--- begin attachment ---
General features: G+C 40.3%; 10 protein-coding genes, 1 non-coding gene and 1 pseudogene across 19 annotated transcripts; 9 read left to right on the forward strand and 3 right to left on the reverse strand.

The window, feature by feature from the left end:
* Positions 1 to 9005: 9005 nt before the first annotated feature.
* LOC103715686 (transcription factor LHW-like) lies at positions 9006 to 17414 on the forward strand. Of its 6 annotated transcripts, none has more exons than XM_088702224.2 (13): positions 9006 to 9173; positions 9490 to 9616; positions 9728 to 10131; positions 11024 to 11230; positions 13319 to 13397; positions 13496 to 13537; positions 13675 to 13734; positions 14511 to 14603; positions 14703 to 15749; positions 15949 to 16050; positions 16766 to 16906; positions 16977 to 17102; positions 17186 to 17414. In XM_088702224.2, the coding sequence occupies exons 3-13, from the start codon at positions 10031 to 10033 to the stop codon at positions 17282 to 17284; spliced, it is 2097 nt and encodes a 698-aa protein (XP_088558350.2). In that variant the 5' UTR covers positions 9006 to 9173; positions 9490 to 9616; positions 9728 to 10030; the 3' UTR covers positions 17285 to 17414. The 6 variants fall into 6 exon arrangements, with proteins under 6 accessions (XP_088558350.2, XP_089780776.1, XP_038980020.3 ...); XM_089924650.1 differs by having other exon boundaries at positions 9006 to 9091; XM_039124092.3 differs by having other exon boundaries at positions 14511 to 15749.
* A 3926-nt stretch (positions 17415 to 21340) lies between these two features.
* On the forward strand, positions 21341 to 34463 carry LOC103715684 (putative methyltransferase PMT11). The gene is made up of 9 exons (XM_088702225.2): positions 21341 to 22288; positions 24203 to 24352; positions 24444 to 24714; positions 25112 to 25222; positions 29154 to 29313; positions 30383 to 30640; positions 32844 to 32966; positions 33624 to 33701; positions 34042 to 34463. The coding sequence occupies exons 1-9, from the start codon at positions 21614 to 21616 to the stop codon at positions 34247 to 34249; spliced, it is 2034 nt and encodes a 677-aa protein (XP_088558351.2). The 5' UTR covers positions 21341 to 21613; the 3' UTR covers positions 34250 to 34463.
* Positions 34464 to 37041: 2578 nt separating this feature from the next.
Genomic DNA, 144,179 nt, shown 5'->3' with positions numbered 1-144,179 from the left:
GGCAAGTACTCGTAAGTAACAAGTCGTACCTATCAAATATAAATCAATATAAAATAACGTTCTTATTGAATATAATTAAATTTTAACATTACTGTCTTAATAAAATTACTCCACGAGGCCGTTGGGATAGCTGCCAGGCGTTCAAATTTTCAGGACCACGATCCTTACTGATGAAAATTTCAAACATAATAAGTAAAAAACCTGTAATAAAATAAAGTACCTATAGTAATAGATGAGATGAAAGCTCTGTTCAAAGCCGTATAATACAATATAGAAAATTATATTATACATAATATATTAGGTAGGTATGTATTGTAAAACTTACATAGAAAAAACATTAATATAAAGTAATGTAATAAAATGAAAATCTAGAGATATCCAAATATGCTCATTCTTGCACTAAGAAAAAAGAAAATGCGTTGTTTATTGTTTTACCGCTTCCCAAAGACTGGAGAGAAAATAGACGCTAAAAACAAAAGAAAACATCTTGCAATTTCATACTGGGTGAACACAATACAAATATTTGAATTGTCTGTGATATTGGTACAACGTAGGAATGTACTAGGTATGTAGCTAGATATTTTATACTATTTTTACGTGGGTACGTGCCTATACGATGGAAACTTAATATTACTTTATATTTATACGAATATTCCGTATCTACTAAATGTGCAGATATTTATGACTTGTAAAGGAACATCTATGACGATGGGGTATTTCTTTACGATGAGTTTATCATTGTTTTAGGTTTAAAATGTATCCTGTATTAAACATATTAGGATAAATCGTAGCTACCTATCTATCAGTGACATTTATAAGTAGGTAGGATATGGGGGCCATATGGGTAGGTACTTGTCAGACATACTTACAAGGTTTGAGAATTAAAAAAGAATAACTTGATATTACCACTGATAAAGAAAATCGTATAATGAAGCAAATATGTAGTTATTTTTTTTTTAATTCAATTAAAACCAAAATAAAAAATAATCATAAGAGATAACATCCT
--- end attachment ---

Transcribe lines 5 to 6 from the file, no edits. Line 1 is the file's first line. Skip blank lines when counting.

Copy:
* A 3926-nt stretch (positions 17415 to 21340) lies between these two features.
* On the forward strand, positions 21341 to 34463 carry LOC103715684 (putative methyltransferase PMT11). The gene is made up of 9 exons (XM_088702225.2): positions 21341 to 22288; positions 24203 to 24352; positions 24444 to 24714; positions 25112 to 25222; positions 29154 to 29313; positions 30383 to 30640; positions 32844 to 32966; positions 33624 to 33701; positions 34042 to 34463. The coding sequence occupies exons 1-9, from the start codon at positions 21614 to 21616 to the stop codon at positions 34247 to 34249; spliced, it is 2034 nt and encodes a 677-aa protein (XP_088558351.2). The 5' UTR covers positions 21341 to 21613; the 3' UTR covers positions 34250 to 34463.